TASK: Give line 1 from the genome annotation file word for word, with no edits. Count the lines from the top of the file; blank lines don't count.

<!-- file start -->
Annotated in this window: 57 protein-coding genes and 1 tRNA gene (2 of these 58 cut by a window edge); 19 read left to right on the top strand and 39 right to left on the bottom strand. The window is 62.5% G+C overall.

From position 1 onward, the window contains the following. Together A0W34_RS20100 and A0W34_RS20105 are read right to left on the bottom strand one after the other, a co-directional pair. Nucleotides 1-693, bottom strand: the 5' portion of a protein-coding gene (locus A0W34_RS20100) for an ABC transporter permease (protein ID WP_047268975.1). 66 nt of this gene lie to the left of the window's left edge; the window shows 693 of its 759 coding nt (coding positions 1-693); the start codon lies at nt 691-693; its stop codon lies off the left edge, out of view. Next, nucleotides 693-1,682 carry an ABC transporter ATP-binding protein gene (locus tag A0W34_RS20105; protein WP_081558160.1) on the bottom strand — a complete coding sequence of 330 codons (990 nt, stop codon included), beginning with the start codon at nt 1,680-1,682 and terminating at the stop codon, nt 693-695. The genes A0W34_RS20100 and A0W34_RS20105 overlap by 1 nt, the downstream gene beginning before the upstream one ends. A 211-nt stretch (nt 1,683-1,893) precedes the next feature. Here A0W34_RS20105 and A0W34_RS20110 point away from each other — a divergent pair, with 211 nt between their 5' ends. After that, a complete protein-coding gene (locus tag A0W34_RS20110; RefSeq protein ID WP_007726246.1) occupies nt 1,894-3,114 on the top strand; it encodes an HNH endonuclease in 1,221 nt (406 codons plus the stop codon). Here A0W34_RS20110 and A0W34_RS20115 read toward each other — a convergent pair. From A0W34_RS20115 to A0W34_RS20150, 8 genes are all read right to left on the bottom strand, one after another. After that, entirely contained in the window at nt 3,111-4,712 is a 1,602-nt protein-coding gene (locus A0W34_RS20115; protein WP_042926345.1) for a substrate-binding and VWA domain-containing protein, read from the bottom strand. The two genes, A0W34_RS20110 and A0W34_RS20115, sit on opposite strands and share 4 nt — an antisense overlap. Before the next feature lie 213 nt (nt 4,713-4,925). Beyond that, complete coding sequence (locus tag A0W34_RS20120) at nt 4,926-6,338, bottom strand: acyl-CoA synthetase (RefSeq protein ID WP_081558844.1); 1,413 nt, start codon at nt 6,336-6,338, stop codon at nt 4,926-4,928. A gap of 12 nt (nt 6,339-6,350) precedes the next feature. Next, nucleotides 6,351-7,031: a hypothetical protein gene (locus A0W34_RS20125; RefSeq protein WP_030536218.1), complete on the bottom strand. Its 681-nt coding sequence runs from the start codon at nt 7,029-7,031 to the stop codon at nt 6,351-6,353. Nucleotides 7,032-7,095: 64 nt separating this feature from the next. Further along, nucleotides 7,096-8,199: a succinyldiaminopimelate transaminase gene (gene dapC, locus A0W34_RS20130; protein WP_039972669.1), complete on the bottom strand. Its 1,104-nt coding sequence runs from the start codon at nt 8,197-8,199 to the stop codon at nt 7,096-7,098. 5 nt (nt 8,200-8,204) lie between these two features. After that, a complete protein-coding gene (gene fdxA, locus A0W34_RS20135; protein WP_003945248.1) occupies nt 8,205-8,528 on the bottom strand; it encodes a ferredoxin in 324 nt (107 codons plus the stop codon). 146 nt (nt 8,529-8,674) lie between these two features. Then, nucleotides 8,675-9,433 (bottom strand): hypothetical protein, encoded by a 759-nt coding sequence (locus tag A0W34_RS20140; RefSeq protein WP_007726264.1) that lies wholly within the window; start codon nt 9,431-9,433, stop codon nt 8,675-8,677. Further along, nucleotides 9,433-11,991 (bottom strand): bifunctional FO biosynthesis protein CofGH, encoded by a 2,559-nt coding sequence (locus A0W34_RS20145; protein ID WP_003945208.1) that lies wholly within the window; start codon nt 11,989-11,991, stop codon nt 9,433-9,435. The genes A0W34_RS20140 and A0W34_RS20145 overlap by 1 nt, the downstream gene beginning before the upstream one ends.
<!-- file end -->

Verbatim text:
Annotated in this window: 57 protein-coding genes and 1 tRNA gene (2 of these 58 cut by a window edge); 19 read left to right on the top strand and 39 right to left on the bottom strand. The window is 62.5% G+C overall.